Tag Archives: tv

Jay Leno Pays Tribute to Steve Irwin

I’m still really sad about the death of the Crocodile Hunter.

Here’s a really neat tribute Jay Leno did to his friend.

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11 Teams I’d Love to See on the Amazing Race

Darren Rowse has announced another group writing project, this time with prizes. The challenge is to write a list post. So I’m going to turn a post I’ve been working on for a while into a list post and see if I can win me a prize.

I admit it, I dig the Amazing Race. I thought BJ and Tyler were great and I’m glad they won.

Now I want Phil and company to do a Blogosphere Edition. It would be high entertainment, even if nobody ever made it to the finish line. Here are the teams.

1. Randy Morin and Robert Gale. The fun brokers as a team would be the new BJ and Tyler, plus they would be good for about 4 belly laughs a show. Plus if they ended up in Wales, wherever that is, Robert could read the signs.

2. Henry Blodgett and Larry Page. They could travel in Larry’s party plane and Henry could explain to him why it, like Google, is a bad investment.

3. Om Malik and Carrot Top. They’re both into phones. Plus Carrot Top knows how to fly.

4. Mathew Ingram and Dave Winer. Since Dave probably invented the Amazing Race years ago, he would know how to beat the system. And if not, he would be happy just beating on Mathew.

5. Thomas Hawk and Jill Greenberg. At some point during the race, Jill would burst into tears and Thomas could take pictures. And sell them.

6. Chris Anderson and Lee Gomes. Maybe there would be stops in Manila and the Congo, where Lee could treat Chris to a rematch.

7. Ken Leebow and Snoop Dogg. As they race around the world, Snoop could teach Ken how to really talk like a gangsta.

8. Robert Scoble and Ze Frank. Being teammates would allow Robert to fawn over Ze Frank in person (now I’m never going to get back on Scoble’s reading list).

9. Mike Arrington and Nick Douglas. For obvious reasons.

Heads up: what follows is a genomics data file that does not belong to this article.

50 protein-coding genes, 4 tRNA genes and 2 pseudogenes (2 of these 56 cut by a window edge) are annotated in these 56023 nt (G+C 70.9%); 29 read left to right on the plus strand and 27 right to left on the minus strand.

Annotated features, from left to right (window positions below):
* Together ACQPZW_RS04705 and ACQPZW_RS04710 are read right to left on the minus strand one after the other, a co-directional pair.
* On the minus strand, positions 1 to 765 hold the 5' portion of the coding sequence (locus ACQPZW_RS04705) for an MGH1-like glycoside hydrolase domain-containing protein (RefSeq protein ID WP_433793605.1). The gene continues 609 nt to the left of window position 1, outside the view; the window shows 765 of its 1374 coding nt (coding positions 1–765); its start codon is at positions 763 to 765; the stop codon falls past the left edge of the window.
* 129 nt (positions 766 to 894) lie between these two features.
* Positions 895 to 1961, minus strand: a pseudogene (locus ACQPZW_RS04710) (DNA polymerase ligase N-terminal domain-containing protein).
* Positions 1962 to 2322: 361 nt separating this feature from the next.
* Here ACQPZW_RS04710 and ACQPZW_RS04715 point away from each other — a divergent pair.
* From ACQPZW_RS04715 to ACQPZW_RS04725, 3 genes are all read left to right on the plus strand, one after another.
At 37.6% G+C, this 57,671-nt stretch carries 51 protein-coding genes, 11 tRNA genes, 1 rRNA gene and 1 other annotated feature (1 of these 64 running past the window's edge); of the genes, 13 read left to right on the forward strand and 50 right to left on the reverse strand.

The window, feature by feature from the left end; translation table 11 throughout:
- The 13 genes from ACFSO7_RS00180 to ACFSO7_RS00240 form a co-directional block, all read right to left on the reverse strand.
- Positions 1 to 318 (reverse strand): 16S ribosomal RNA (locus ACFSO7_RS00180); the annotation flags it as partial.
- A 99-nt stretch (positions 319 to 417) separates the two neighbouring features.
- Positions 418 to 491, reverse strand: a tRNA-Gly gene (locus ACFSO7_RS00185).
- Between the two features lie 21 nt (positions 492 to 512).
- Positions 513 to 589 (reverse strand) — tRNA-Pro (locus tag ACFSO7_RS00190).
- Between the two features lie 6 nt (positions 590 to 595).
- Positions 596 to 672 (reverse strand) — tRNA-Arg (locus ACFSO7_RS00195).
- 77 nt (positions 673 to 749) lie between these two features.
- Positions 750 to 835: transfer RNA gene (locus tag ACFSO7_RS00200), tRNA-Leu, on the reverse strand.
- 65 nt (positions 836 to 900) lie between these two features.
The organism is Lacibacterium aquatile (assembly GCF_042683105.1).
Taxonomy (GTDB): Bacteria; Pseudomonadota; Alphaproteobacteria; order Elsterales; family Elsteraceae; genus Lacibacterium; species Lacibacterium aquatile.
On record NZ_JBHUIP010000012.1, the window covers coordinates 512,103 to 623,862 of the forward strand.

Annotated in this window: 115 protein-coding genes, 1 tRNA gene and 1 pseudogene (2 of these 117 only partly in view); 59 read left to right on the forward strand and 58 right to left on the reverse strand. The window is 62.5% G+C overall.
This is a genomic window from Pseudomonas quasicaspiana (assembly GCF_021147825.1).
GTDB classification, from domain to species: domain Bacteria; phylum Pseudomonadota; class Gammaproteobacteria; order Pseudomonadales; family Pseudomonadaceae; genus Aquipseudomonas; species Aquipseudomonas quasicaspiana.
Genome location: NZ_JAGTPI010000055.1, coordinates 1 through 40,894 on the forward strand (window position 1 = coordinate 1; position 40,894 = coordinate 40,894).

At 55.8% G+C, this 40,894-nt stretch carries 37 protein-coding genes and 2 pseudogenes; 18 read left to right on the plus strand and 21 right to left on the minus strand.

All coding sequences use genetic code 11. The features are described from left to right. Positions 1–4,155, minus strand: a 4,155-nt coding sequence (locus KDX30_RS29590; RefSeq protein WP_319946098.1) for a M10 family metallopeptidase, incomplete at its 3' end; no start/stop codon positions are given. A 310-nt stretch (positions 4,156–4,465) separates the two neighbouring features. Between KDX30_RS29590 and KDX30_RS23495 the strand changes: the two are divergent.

10. Kevin Hales and Tom Morris. Their arguments about politics alone would be Emmy material. They wouldn’t make it from the starting point to their car, but a show on CNN would be waiting for them when they got back.

11. Jason Calacanis and his dog. I don’t mean Steve Case, I mean his other one. The one that is on his blog and plays the Joe C. role at blog star parties.

It’s a tough race to handicap. Om and Carrot Top, Mike and Nick and Kevin and Tom would be longshots. Jason couldn’t carry his dog the way he carries AOL so they’d be out pretty early. Mathew and Dave might do OK as long as Dave focused on fighting with Mathew and not assorted taxi drivers and ticket agents. Snoop would put a cap in Ken the second time he used the word yo or peeps. Jill would decide that Thomas is exploiting her by taking pictures and quit somewhere in Yugoslavia. Chris and Lee would get lost on a deserted road somewhere.

I’d have to call it a toss-up between the fun brokers, Henry and Larry, and Robert and Ze Frank.

Sounds like a race to me.

Anyone have any additional teams they’d like to propose?

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Dwight is Right

Dwight Silverman has come around to my way of thinking about Battlestar Galactica.

I just saw an extended preview of the forthcoming season while watching the first episode of Eureka, and it gave me chills. I watched the preview 3 times in a row.

Here it is for your viewing pleasure. Here’s the link for the RSS feed.

The Sci-Fi Channel has announced a spin-off prequel, which I am looking forward to.

If you haven’t seen Battlestar Galactica, you are lucky, because you have a treat in store.

The Year of the Westerns

gunsmoke-721467I came across this neat site (but they need to lose the lame pop-up ads), which tells you the top rated TV shows for any year from 1950 to 2000. I was born in 1960, which seems to have been the year of the western. Maybe that explains why I like them so much.

Here are the top 6 shows from 1960:

Wagon Train
Have Gun Will Travel
The Andy Griffith Show
The Real McCoys

Here are the top 6 from 1966, the year Raina was born (the year of the somebody show):

The Red Skelton Show
The Andy Griffith Show
The Lucy Show
The Jackie Gleason Show
Green Acres

And finally from 1998, the year Cassidy was born:

Monday Night Football
Veronica’s Closet

Delaney and Luke came along after 2000, so no lists for them- at least not on that site.